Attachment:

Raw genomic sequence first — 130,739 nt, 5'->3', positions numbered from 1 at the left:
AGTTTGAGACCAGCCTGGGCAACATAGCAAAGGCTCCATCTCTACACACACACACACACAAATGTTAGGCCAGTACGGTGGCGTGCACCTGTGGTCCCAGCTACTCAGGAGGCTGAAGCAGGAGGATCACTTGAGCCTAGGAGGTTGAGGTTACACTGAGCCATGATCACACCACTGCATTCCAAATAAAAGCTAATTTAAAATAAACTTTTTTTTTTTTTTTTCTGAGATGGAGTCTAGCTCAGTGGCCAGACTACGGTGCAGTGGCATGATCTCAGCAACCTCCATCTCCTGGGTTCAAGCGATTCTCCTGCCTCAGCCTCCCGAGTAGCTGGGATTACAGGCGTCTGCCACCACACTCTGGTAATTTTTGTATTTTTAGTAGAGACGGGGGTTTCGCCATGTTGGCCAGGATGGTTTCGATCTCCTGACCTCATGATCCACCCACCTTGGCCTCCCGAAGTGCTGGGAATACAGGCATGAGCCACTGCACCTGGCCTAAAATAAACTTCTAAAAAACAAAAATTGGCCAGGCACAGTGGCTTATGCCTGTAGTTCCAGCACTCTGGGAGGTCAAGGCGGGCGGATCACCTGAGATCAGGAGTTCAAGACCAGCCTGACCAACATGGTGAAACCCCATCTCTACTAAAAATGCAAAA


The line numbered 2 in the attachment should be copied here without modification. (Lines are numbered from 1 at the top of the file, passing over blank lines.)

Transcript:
AGTTTGAGACCAGCCTGGGCAACATAGCAAAGGCTCCATCTCTACACACACACACACACAAATGTTAGGCCAGTACGGTGGCGTGCACCTGTGGTCCCAGCTACTCAGGAGGCTGAAGCAGGAGGATCACTTGAGCCTAGGAGGTTGAGGTTACACTGAGCCATGATCACACCACTGCATTCCAAATAAAAGCTAATTTAAAATAAACTTTTTTTTTTTTTTTTCTGAGATGGAGTCTAGCTCAGTGGCCAGACTACGGTGCAGTGGCATGATCTCAGCAACCTCCATCTCCTGGGTTCAAGCGATTCTCCTGCCTCAGCCTCCCGAGTAGCTGGGATTACAGGCGTCTGCCACCACACTCTGGTAATTTTTGTATTTTTAGTAGAGACGGGGGTTTCGCCATGTTGGCCAGGATGGTTTCGATCTCCTGACCTCATGATCCACCCACCTTGGCCTCCCGAAGTGCTGGGAATACAGGCATGAGCCACTGCACCTGGCCTAAAATAAACTTCTAAAAAACAAAAATTGGCCAGGCACAGTGGCTTATGCCTGTAGTTCCAGCACTCTGGGAGGTCAAGGCGGGCGGATCACCTGAGATCAGGAGTTCAAGACCAGCCTGACCAACATGGTGAAACCCCATCTCTACTAAAAATGCAAAA